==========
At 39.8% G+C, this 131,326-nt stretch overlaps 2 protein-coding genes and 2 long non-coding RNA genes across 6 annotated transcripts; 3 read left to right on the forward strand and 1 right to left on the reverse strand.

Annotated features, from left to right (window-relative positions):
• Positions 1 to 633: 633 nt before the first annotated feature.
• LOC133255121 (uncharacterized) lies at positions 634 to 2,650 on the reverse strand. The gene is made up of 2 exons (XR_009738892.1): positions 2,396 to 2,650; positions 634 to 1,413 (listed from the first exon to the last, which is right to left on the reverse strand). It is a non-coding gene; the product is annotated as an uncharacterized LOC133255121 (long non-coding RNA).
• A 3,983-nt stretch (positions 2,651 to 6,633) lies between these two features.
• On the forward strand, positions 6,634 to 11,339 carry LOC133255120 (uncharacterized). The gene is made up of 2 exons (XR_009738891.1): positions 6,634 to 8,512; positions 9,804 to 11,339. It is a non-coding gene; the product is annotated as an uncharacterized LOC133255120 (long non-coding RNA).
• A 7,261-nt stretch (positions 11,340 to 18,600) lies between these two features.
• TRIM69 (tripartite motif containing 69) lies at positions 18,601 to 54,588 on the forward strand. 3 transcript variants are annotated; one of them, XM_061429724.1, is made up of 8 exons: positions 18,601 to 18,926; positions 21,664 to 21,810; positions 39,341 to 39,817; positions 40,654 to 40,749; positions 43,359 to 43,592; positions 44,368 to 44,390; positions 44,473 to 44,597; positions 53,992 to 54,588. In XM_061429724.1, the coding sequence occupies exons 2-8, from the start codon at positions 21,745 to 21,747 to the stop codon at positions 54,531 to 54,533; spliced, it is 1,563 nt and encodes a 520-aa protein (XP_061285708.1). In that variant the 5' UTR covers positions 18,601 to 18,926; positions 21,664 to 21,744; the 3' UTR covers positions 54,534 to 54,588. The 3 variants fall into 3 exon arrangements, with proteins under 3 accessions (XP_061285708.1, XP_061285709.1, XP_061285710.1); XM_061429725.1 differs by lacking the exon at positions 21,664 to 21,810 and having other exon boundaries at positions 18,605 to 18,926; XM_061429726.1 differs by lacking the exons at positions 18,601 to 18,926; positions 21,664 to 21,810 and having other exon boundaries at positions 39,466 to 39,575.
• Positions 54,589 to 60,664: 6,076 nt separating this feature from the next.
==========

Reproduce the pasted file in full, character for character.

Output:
At 39.8% G+C, this 131,326-nt stretch overlaps 2 protein-coding genes and 2 long non-coding RNA genes across 6 annotated transcripts; 3 read left to right on the forward strand and 1 right to left on the reverse strand.

Annotated features, from left to right (window-relative positions):
• Positions 1 to 633: 633 nt before the first annotated feature.
• LOC133255121 (uncharacterized) lies at positions 634 to 2,650 on the reverse strand. The gene is made up of 2 exons (XR_009738892.1): positions 2,396 to 2,650; positions 634 to 1,413 (listed from the first exon to the last, which is right to left on the reverse strand). It is a non-coding gene; the product is annotated as an uncharacterized LOC133255121 (long non-coding RNA).
• A 3,983-nt stretch (positions 2,651 to 6,633) lies between these two features.
• On the forward strand, positions 6,634 to 11,339 carry LOC133255120 (uncharacterized). The gene is made up of 2 exons (XR_009738891.1): positions 6,634 to 8,512; positions 9,804 to 11,339. It is a non-coding gene; the product is annotated as an uncharacterized LOC133255120 (long non-coding RNA).
• A 7,261-nt stretch (positions 11,340 to 18,600) lies between these two features.
• TRIM69 (tripartite motif containing 69) lies at positions 18,601 to 54,588 on the forward strand. 3 transcript variants are annotated; one of them, XM_061429724.1, is made up of 8 exons: positions 18,601 to 18,926; positions 21,664 to 21,810; positions 39,341 to 39,817; positions 40,654 to 40,749; positions 43,359 to 43,592; positions 44,368 to 44,390; positions 44,473 to 44,597; positions 53,992 to 54,588. In XM_061429724.1, the coding sequence occupies exons 2-8, from the start codon at positions 21,745 to 21,747 to the stop codon at positions 54,531 to 54,533; spliced, it is 1,563 nt and encodes a 520-aa protein (XP_061285708.1). In that variant the 5' UTR covers positions 18,601 to 18,926; positions 21,664 to 21,744; the 3' UTR covers positions 54,534 to 54,588. The 3 variants fall into 3 exon arrangements, with proteins under 3 accessions (XP_061285708.1, XP_061285709.1, XP_061285710.1); XM_061429725.1 differs by lacking the exon at positions 21,664 to 21,810 and having other exon boundaries at positions 18,605 to 18,926; XM_061429726.1 differs by lacking the exons at positions 18,601 to 18,926; positions 21,664 to 21,810 and having other exon boundaries at positions 39,466 to 39,575.
• Positions 54,589 to 60,664: 6,076 nt separating this feature from the next.